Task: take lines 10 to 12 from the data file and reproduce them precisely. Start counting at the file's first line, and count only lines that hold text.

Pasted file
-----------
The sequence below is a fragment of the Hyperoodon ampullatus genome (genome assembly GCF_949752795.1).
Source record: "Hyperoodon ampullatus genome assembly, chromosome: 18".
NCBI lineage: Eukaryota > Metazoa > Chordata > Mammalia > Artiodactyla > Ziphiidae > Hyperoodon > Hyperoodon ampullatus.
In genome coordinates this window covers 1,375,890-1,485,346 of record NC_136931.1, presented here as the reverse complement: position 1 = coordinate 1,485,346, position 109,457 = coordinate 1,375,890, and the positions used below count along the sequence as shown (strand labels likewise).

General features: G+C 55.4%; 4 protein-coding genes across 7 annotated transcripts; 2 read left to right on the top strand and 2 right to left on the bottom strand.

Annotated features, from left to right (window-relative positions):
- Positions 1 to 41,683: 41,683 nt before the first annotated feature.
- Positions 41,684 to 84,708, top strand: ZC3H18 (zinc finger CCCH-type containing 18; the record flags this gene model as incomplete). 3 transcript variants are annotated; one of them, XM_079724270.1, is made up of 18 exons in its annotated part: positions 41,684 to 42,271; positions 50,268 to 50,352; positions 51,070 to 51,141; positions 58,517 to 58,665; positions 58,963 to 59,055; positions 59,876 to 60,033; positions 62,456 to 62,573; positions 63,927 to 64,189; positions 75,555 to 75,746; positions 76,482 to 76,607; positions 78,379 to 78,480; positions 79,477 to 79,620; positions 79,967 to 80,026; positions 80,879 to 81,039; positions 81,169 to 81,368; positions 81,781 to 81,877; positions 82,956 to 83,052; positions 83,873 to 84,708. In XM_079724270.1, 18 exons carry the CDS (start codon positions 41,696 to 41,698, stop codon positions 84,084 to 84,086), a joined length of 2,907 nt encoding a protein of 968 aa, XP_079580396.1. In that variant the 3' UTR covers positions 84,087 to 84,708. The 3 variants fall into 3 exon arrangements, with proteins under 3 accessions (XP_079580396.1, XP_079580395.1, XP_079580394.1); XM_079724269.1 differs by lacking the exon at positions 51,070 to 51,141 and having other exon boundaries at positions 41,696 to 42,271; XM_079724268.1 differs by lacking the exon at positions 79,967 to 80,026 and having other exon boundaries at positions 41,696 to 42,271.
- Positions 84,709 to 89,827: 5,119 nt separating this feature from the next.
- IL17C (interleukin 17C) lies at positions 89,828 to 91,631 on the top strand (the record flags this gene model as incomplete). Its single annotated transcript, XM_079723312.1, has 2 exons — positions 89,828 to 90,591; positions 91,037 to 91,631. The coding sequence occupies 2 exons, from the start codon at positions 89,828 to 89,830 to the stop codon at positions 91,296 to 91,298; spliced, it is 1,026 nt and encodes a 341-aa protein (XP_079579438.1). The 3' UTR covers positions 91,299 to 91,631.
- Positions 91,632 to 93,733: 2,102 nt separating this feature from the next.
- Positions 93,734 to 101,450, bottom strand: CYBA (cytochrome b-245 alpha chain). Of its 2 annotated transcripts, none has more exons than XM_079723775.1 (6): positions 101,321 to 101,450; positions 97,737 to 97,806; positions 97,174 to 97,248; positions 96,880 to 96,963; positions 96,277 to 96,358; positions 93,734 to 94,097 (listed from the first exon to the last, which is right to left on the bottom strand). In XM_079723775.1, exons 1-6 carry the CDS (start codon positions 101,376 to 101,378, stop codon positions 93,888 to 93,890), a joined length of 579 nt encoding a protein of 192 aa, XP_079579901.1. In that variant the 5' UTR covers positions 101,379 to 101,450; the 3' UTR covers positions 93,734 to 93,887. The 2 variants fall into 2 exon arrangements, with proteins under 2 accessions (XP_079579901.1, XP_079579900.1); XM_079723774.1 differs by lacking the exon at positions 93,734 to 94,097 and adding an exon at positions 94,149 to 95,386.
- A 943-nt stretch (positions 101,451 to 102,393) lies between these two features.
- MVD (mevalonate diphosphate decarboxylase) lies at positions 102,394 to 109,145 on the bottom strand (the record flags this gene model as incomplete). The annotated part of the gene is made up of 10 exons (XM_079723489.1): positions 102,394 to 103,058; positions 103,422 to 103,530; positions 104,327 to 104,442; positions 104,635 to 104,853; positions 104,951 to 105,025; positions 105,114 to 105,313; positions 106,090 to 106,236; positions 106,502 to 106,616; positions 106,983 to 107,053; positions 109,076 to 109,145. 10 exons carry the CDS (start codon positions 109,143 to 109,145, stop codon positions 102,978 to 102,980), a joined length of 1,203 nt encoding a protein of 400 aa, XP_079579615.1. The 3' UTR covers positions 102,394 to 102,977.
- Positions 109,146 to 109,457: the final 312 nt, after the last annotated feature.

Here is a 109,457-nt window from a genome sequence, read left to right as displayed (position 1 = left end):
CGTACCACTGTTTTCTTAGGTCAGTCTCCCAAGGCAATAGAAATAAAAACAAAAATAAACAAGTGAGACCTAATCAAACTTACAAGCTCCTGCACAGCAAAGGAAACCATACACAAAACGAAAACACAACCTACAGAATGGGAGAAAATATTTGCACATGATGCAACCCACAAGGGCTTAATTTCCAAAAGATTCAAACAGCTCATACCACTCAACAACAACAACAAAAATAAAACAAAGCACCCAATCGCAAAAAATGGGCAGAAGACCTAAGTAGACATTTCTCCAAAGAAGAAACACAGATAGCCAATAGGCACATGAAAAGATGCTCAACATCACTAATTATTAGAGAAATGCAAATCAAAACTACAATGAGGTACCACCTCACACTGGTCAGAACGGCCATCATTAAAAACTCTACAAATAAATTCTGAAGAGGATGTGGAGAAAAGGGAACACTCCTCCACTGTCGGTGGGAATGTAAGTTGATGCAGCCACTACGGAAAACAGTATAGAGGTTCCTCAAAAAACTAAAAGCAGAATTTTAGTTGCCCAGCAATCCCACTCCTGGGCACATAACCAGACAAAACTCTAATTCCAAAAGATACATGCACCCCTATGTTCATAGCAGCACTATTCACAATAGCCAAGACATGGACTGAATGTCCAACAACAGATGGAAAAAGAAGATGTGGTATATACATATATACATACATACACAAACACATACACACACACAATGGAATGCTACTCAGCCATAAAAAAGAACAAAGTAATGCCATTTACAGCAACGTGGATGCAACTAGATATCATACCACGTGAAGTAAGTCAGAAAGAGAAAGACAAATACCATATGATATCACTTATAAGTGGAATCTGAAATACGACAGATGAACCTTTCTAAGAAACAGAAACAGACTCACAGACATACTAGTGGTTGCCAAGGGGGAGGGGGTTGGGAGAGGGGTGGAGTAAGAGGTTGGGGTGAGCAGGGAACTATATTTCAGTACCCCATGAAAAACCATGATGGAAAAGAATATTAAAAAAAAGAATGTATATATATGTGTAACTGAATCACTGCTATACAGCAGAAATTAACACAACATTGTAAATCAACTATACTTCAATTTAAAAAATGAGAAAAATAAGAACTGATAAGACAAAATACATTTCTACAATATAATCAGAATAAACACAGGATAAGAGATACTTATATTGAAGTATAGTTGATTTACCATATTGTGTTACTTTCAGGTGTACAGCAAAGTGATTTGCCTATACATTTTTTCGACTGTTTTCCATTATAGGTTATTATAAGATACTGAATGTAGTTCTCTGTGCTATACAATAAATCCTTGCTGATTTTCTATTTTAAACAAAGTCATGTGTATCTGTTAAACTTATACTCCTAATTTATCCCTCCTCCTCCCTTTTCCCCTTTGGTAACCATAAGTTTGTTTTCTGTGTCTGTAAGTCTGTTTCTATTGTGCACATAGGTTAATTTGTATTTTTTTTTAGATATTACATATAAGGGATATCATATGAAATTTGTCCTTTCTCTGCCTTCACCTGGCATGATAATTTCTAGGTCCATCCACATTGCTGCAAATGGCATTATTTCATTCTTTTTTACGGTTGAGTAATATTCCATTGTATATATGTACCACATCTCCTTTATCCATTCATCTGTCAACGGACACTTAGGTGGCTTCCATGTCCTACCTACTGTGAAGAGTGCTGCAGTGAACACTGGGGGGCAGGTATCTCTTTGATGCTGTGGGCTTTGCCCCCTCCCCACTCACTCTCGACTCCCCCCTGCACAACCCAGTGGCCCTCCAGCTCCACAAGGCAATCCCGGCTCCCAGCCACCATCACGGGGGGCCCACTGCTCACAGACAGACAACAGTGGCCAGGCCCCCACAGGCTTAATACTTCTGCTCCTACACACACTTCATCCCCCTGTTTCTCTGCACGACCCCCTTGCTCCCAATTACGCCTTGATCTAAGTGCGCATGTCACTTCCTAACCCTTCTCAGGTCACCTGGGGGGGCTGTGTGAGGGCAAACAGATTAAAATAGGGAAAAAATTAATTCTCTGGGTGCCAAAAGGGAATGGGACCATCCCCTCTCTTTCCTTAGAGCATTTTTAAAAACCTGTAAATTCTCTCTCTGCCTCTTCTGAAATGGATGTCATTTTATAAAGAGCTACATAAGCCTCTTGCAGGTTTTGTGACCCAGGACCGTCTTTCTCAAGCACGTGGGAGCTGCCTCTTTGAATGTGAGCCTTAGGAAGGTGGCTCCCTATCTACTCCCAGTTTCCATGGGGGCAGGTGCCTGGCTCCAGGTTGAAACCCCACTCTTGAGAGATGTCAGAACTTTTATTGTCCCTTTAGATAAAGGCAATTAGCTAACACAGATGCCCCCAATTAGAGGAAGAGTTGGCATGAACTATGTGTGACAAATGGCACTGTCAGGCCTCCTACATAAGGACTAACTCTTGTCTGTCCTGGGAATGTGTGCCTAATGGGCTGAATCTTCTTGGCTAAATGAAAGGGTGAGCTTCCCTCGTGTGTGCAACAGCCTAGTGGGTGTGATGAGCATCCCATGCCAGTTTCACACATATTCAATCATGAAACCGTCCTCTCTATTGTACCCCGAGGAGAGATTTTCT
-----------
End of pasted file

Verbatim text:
- IL17C (interleukin 17C) lies at positions 89,828 to 91,631 on the top strand (the record flags this gene model as incomplete). Its single annotated transcript, XM_079723312.1, has 2 exons — positions 89,828 to 90,591; positions 91,037 to 91,631. The coding sequence occupies 2 exons, from the start codon at positions 89,828 to 89,830 to the stop codon at positions 91,296 to 91,298; spliced, it is 1,026 nt and encodes a 341-aa protein (XP_079579438.1). The 3' UTR covers positions 91,299 to 91,631.
- Positions 91,632 to 93,733: 2,102 nt separating this feature from the next.
- Positions 93,734 to 101,450, bottom strand: CYBA (cytochrome b-245 alpha chain). Of its 2 annotated transcripts, none has more exons than XM_079723775.1 (6): positions 101,321 to 101,450; positions 97,737 to 97,806; positions 97,174 to 97,248; positions 96,880 to 96,963; positions 96,277 to 96,358; positions 93,734 to 94,097 (listed from the first exon to the last, which is right to left on the bottom strand). In XM_079723775.1, exons 1-6 carry the CDS (start codon positions 101,376 to 101,378, stop codon positions 93,888 to 93,890), a joined length of 579 nt encoding a protein of 192 aa, XP_079579901.1. In that variant the 5' UTR covers positions 101,379 to 101,450; the 3' UTR covers positions 93,734 to 93,887. The 2 variants fall into 2 exon arrangements, with proteins under 2 accessions (XP_079579901.1, XP_079579900.1); XM_079723774.1 differs by lacking the exon at positions 93,734 to 94,097 and adding an exon at positions 94,149 to 95,386.